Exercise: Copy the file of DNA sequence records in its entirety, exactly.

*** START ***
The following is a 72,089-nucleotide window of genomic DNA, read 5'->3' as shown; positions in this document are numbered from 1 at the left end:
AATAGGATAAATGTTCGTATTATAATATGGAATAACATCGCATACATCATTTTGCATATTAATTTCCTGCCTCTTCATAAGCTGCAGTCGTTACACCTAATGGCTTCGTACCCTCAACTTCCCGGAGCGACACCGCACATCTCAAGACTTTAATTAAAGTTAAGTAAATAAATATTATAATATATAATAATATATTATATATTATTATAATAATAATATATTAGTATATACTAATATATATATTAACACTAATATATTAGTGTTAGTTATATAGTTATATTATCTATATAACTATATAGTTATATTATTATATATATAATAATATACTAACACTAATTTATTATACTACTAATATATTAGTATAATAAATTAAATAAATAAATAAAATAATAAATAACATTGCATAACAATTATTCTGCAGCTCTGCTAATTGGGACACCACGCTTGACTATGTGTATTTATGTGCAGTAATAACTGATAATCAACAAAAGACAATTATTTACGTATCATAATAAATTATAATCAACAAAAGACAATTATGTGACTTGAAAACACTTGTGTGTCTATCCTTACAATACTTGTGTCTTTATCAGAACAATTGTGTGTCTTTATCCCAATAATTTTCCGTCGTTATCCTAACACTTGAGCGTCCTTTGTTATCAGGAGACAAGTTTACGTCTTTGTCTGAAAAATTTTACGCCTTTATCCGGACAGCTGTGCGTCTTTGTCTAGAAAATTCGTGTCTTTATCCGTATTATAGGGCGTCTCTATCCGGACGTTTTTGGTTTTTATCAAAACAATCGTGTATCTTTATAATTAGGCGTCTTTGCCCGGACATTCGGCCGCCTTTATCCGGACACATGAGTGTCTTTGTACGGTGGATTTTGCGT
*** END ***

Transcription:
The following is a 72,089-nucleotide window of genomic DNA, read 5'->3' as shown; positions in this document are numbered from 1 at the left end:
AATAGGATAAATGTTCGTATTATAATATGGAATAACATCGCATACATCATTTTGCATATTAATTTCCTGCCTCTTCATAAGCTGCAGTCGTTACACCTAATGGCTTCGTACCCTCAACTTCCCGGAGCGACACCGCACATCTCAAGACTTTAATTAAAGTTAAGTAAATAAATATTATAATATATAATAATATATTATATATTATTATAATAATAATATATTAGTATATACTAATATATATATTAACACTAATATATTAGTGTTAGTTATATAGTTATATTATCTATATAACTATATAGTTATATTATTATATATATAATAATATACTAACACTAATTTATTATACTACTAATATATTAGTATAATAAATTAAATAAATAAATAAAATAATAAATAACATTGCATAACAATTATTCTGCAGCTCTGCTAATTGGGACACCACGCTTGACTATGTGTATTTATGTGCAGTAATAACTGATAATCAACAAAAGACAATTATTTACGTATCATAATAAATTATAATCAACAAAAGACAATTATGTGACTTGAAAACACTTGTGTGTCTATCCTTACAATACTTGTGTCTTTATCAGAACAATTGTGTGTCTTTATCCCAATAATTTTCCGTCGTTATCCTAACACTTGAGCGTCCTTTGTTATCAGGAGACAAGTTTACGTCTTTGTCTGAAAAATTTTACGCCTTTATCCGGACAGCTGTGCGTCTTTGTCTAGAAAATTCGTGTCTTTATCCGTATTATAGGGCGTCTCTATCCGGACGTTTTTGGTTTTTATCAAAACAATCGTGTATCTTTATAATTAGGCGTCTTTGCCCGGACATTCGGCCGCCTTTATCCGGACACATGAGTGTCTTTGTACGGTGGATTTTGCGT